Eddie’s Workshop is done for this year. That’s all from me for now.
MONDAY MORNING: Claudia DiMartino, photography editor, New York – It was hard to close down the 11:30 Club last night, but it was after 2 a.m. and most of the students were running on little to no sleep. I’m not accustomed to these hours either, but I really enjoyed speaking to the students at these portfolio review sessions. The thing that struck me most was their humility about their work.
Whether you are a staffer or a freelancer, you need to promote your current work and use it as a springboard to new projects. Humble is good – too humble is not. Don’t be afraid of putting together formal proposals to current bosses if you are a staffer and for prospective clients if you are a freelancer.
Here are some of the points on writing a proposal we went over last night at the portfolio review:
- State your goal. This is what I want to accomplish with this project.
- This is my shoot list.
- These are the subjects I will be able to interview.
- These are the ways these images can be used – galleries; multimedia stories; images to go with stories.
- Say whether or not you can write about this subject or if you will have a text partner?
- This is how much time I will need.
- This is my budget. Be specific about how the money will be spent.
And so closes the 11:30 Club this year, but I’ve encouraged the folks I reviewed to stay in touch. Tonight [Monday] there will be team presentations and awards, but I’ll be taking off after Tom Kennedy speaks. I’ve got appointments to keep on Tuesday, so I’ll leave the partying to the students tonight.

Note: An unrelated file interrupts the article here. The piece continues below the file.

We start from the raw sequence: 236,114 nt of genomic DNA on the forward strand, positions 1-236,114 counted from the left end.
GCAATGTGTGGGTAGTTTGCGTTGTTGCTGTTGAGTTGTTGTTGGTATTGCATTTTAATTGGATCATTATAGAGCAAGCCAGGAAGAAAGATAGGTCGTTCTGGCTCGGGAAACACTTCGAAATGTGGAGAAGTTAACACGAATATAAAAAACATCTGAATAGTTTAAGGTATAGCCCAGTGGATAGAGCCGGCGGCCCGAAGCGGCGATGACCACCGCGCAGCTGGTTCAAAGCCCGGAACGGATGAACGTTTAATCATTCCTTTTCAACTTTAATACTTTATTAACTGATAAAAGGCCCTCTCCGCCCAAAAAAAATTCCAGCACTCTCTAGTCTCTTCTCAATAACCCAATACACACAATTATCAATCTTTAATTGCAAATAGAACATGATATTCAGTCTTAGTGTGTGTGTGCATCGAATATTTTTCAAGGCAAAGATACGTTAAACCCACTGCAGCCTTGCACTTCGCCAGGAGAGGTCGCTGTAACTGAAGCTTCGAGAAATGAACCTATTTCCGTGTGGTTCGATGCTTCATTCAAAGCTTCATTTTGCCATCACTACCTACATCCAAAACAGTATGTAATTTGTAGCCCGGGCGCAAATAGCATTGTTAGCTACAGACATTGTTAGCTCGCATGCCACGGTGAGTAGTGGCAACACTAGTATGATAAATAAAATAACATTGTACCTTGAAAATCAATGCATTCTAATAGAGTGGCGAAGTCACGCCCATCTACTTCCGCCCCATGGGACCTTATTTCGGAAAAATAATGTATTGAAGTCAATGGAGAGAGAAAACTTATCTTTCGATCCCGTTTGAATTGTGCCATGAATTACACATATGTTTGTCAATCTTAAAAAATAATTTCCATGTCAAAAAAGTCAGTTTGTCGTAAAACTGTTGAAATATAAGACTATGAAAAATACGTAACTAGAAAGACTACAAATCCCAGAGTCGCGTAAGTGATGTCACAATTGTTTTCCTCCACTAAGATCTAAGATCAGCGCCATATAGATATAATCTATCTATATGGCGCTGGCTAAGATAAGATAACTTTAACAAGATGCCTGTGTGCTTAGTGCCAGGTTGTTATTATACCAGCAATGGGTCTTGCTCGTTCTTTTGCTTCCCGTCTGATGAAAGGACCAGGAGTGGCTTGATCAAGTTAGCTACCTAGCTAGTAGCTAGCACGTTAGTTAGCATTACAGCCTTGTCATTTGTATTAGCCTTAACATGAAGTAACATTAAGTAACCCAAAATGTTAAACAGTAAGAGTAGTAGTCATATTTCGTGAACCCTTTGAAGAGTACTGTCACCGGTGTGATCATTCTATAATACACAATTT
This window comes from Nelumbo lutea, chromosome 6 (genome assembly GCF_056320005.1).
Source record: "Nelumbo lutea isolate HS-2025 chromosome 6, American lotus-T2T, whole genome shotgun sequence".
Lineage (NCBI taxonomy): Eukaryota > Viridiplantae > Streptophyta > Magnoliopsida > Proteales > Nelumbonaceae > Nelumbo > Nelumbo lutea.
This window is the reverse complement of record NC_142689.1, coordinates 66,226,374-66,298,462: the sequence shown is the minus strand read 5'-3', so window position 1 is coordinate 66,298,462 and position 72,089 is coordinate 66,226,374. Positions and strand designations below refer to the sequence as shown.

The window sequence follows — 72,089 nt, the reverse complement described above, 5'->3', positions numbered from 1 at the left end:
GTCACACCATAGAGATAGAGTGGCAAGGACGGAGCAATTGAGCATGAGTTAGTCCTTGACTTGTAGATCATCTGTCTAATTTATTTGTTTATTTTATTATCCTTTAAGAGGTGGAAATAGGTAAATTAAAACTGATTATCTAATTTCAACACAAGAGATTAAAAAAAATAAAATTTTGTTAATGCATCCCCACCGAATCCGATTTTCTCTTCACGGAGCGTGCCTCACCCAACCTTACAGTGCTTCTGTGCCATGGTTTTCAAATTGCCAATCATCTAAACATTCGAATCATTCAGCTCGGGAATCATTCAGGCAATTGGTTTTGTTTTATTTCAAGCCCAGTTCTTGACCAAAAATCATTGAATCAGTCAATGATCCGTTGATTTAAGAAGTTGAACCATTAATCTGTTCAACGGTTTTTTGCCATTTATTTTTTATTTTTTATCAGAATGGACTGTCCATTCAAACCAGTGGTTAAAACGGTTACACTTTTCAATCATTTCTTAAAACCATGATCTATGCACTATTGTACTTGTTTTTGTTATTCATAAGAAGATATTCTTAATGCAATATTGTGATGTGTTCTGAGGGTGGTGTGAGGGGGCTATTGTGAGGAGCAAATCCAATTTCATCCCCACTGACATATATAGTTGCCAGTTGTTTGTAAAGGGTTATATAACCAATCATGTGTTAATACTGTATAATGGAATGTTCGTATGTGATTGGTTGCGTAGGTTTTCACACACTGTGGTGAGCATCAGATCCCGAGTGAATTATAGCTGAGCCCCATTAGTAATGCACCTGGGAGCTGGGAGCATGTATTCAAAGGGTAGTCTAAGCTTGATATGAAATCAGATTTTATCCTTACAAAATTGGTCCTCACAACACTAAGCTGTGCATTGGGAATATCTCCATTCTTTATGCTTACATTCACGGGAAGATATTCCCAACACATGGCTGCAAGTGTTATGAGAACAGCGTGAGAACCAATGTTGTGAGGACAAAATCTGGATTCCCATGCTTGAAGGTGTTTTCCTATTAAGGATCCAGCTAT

Yesterday’s afternoon activities included a memorial for great photojournalists, friends of Eddie’s, many who were killed in Vietnam. This year, sadly, Sandy Colton was also included in the tribute.
Sunday’s speakers included: Nan Richardson, Kenneth Greenberg, Bill Eppridge, Douglas Kirkland, Nicholas Nichols, and Gary Knight. A panel on the state of the industry was moderated by MaryAnne Golan. A bonfire up on the hill followed. I went back to the hotel to get ready for the 11:30 Club.
This morning teams will do final edits . There is a sponsor expo. Speakers will starting at 3 p.m. and will include: Michael Edrington, Bill Frakes, Julie Jacobson, and Tom Kennedy.
SUNDAY: Claudia DiMartino, photography editor, New York – Associated Press Pulitzer Prizing-winning photographer Nick Ut and I teamed up last night to do some portfolio reviews after two speakers made their presentations. Al Bello, a Getty photographer, had an excellent presentation explaining how he has made some wonderful sports images. Platon told amusing stories about his celebrity subjects.
Workshop student Andrew Burton showed Nick and I his first multimedia piece on an ecological problem with lake-choking weeds, which was ambitious and well done. He just finished a course two weeks ago on multimedia at Syracuse where he’s a senior. Evengia Arbuageva showed a marvelous book she did documenting nomadic people in Siberia and David Azia had an impressive collection of images of coal mining in China.
A couple of tips:
- Dump the bad pictures! Show your best pictures. If you want an opinion on something experimental, state upfront that it’s a work in progress. But if you know what you have is ordinary, just don’t show it.
- Show your work with confidence. Set a positive tone with your reviewer. You don’t have to boast, but you don’t need to be self deprecating either.
- Some reviewers will challenge your point of view just to see how you handle criticism. You have a right to your opinion. Remember to be professional and polite during these exchanges as all of the students were last night.